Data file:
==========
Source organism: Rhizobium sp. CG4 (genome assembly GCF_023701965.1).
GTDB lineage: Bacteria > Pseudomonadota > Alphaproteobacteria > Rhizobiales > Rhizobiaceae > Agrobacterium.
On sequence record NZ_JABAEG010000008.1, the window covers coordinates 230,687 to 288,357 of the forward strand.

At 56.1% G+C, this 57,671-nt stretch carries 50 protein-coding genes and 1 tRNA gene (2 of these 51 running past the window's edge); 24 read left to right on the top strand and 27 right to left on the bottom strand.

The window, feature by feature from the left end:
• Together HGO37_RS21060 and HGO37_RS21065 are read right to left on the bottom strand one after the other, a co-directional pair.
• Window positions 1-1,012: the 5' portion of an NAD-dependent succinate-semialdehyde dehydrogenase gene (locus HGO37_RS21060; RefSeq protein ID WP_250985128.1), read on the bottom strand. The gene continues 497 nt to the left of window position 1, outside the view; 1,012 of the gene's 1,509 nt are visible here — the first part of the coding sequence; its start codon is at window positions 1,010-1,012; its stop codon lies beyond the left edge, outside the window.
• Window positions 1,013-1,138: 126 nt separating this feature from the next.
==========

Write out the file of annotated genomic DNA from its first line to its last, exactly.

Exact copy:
Source organism: Rhizobium sp. CG4 (genome assembly GCF_023701965.1).
GTDB lineage: Bacteria > Pseudomonadota > Alphaproteobacteria > Rhizobiales > Rhizobiaceae > Agrobacterium.
On sequence record NZ_JABAEG010000008.1, the window covers coordinates 230,687 to 288,357 of the forward strand.

At 56.1% G+C, this 57,671-nt stretch carries 50 protein-coding genes and 1 tRNA gene (2 of these 51 running past the window's edge); 24 read left to right on the top strand and 27 right to left on the bottom strand.

The window, feature by feature from the left end:
• Together HGO37_RS21060 and HGO37_RS21065 are read right to left on the bottom strand one after the other, a co-directional pair.
• Window positions 1-1,012: the 5' portion of an NAD-dependent succinate-semialdehyde dehydrogenase gene (locus HGO37_RS21060; RefSeq protein ID WP_250985128.1), read on the bottom strand. The gene continues 497 nt to the left of window position 1, outside the view; 1,012 of the gene's 1,509 nt are visible here — the first part of the coding sequence; its start codon is at window positions 1,010-1,012; its stop codon lies beyond the left edge, outside the window.
• Window positions 1,013-1,138: 126 nt separating this feature from the next.